Britain’s pseudo-left and the party of war

By Robert Stevens
2 November 2016

The brutal 18-month ongoing Saudi war against Yemen was endorsed by the British parliament last Wednesday, with the vital backing of Labour Party MPs. The war, waged with the full backing of the United States, has resulted in the deaths of an estimated 10,200 Yemenis, the great majority of them civilians.

Last Wednesday, Shadow Foreign Secretary Emily Thornberry put a feeble motion before Parliament, on behalf of Labour leader Jeremy Corbyn, calling only for a “full independent UN-led investigation,” into “alleged violations of international humanitarian law in the conflict in Yemen.” It concluded that the government should “suspend its support for the Saudi Arabia-led coalition forces in Yemen until it has been determined whether they have been responsible for any such violations.”

The motion was defeated by 283 votes to 193. A majority of the ruling Conservatives voted against the motion, but its defeat was secured by 102 Labour MPs who either abstained or made themselves absent from the chamber. The motion was defeated by just 90 votes, meaning that if the 102 Labourites—almost half of Labours MPs—had voted with Corbyn, the motion would have passed.

The vote gave a green light to Saudi Arabia’s indiscriminate bombardment of the civilian population of the Middle East’s poorest country, as they attempt to defeat Houthi rebels based in the north of the country. On Sunday, just days after Parliament’s vote, an air strike in the Red Sea port city of Al Hudaydah killed over 60 people in two detention centres.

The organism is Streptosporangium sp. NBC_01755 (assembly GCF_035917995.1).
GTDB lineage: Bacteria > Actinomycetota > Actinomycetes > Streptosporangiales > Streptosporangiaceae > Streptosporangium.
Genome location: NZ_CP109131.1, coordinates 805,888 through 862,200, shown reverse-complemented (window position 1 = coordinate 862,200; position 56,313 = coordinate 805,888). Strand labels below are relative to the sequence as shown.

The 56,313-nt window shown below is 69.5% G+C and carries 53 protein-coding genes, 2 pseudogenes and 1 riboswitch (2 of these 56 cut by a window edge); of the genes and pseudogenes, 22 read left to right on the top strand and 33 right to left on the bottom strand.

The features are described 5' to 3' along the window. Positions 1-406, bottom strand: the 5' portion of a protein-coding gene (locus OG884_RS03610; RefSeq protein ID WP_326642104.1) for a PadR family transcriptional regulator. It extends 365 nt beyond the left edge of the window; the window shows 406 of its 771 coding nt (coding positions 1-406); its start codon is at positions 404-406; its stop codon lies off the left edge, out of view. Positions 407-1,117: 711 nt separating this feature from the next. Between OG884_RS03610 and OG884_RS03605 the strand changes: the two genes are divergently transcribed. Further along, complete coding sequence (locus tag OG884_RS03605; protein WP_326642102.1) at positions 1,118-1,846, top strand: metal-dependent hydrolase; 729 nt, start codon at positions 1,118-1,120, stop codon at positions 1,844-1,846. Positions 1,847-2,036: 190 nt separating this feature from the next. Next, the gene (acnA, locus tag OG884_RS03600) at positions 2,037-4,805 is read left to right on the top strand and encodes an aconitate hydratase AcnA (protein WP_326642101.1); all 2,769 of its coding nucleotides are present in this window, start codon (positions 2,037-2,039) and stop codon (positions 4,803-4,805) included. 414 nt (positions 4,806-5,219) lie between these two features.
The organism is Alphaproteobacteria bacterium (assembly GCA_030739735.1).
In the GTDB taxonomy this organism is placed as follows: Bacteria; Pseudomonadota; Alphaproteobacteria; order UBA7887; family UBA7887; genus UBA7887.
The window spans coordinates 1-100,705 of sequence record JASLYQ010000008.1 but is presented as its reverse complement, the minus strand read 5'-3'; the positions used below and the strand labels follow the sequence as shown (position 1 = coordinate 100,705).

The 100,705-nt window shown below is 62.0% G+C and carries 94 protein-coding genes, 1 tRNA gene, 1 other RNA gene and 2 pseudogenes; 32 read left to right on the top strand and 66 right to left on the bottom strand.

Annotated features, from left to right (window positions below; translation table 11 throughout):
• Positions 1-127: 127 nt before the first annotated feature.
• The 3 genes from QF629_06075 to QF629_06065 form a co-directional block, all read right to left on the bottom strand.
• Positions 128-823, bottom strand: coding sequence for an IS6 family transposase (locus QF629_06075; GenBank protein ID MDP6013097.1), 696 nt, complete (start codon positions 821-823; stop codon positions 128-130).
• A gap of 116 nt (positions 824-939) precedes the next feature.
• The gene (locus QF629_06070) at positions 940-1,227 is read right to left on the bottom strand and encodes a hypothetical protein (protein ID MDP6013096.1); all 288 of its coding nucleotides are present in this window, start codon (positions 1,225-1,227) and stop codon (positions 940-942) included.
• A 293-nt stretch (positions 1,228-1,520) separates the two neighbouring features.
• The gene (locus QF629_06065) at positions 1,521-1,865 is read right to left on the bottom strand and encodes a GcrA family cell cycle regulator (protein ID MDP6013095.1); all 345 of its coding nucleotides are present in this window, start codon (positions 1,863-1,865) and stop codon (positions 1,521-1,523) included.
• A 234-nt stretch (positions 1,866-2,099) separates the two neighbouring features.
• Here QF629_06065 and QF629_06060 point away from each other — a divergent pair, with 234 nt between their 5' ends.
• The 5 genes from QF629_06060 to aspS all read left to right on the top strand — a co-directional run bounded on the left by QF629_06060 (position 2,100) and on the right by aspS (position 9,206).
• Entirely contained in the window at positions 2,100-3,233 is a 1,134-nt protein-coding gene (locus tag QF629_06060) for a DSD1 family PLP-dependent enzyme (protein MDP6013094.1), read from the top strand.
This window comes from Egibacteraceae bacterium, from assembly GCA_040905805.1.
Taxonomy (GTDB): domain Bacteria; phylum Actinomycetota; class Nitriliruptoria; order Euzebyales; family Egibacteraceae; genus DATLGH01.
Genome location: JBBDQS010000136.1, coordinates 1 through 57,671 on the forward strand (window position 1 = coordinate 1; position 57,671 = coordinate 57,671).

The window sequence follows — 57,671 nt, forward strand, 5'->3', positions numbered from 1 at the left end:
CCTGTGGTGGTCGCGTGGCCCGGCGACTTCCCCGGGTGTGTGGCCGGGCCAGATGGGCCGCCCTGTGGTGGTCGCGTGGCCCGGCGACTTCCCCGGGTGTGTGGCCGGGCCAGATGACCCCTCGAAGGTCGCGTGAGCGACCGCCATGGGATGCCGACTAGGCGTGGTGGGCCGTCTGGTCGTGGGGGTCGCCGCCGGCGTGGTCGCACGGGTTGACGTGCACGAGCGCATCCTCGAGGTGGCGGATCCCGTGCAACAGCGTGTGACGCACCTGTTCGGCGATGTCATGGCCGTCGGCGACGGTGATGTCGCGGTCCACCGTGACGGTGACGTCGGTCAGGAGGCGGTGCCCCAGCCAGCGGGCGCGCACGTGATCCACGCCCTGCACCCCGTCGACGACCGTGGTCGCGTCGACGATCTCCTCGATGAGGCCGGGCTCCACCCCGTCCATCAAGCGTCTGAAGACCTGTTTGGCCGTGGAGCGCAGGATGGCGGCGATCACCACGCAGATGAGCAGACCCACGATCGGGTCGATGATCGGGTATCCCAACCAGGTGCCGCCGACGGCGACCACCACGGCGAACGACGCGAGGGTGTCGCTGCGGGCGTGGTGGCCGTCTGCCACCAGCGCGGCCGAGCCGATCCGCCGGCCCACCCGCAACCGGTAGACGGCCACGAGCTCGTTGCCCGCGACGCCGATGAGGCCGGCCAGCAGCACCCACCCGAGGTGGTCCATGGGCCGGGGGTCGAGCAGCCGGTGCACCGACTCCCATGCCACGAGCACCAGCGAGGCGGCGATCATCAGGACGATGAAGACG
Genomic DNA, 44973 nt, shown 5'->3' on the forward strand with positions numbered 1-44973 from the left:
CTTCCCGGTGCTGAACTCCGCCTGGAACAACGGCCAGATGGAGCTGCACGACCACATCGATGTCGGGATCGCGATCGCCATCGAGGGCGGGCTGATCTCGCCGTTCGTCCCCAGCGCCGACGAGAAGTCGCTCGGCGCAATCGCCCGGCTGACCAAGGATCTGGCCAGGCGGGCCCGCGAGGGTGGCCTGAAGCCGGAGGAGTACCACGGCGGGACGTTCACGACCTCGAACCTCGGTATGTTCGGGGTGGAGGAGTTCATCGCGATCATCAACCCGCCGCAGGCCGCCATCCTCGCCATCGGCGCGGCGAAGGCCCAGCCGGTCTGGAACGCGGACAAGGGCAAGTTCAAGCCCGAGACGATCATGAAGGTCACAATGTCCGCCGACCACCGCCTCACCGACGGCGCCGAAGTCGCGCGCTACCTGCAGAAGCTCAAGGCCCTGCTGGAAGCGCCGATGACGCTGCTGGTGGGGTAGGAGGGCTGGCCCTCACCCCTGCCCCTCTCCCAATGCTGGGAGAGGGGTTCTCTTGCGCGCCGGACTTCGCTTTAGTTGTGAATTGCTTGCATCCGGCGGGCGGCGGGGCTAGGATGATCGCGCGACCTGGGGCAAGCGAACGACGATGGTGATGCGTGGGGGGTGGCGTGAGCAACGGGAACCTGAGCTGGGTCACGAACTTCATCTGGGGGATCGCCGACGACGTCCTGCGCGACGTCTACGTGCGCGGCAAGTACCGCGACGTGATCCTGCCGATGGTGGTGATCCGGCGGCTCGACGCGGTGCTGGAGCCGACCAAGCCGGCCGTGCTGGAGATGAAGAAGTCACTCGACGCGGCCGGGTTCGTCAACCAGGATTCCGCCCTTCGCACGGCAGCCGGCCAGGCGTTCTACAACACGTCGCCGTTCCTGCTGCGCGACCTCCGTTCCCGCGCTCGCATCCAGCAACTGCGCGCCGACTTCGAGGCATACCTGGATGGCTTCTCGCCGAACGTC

Peter Oborne, the associate editor of the right-wing Spectator magazine, wrote of the vote’s significance on the web site of the Middle East Eye. Corbyn prompted the debate, he wrote, as “Britain has been complicit with mass murder as our Saudi allies have bombarded Yemen from the air, slaughtering thousands of innocent people as well as helping fuel a humanitarian calamity.”

He described as “disloyalty on an epic scale” the failure of the Labour MPs to “support a three-line whip on British policy towards the Yemen.”

“The Yemen vote demonstrates something that has been apparent ever since the vote on 18 March 2003 to support the invasion of Iraq: the party of war holds a majority in the Commons,” Oborne concluded. The party of war “comprises virtually all of the Conservative Party and the Blairite wing of Labour,” he stated.

He went on to note that the pro-war vote included most of the leading personnel involved in the recent coup attempt seeking to remove Corbyn as Labour leader:

“Some 172 supported the motion of no confidence [which began the June coup] in Corbyn’s leadership. By coincidence or not, exactly the same number of MPs have supported Britain’s calamitous overseas wars.” Among the MPs who opposed Corbyn’s Yemen motion are Stephen Kinnock, Liz Kendall, Ann Clywd, Angela Eagle, Tristram Hunt, Margaret Hodge, John Spellar, Gloria de Piero, Fiona MacTaggart, Barry Sheerman, Luciana Berger, Lucy Powell and Mike Gapes. Another is Keith Vaz, “who was born in Aden and makes a big deal of his Yemeni antecedents.”

What does this reveal politically?

Corbyn stood for the position of party leader and won election twice on a slate of opposing austerity and war, with a massive popular vote among hundreds of thousands opposed to the party’s warmongering under Tony Blair and his successors.

But Corbyn’s election has not changed Labour’s pro-war agenda one iota. Rather, in the year since his first election, he has done everything possible to placate the party’s right wing. In his first shadow cabinet, he gave leading Blairites senior positions including making Hilary Benn his shadow foreign secretary. He then allowed a free vote in parliament on whether to back air strikes against Syria in December of last year. Some 66 Labour MPS backed the Conservative government, leading to British warplanes carrying out air strikes just hours later.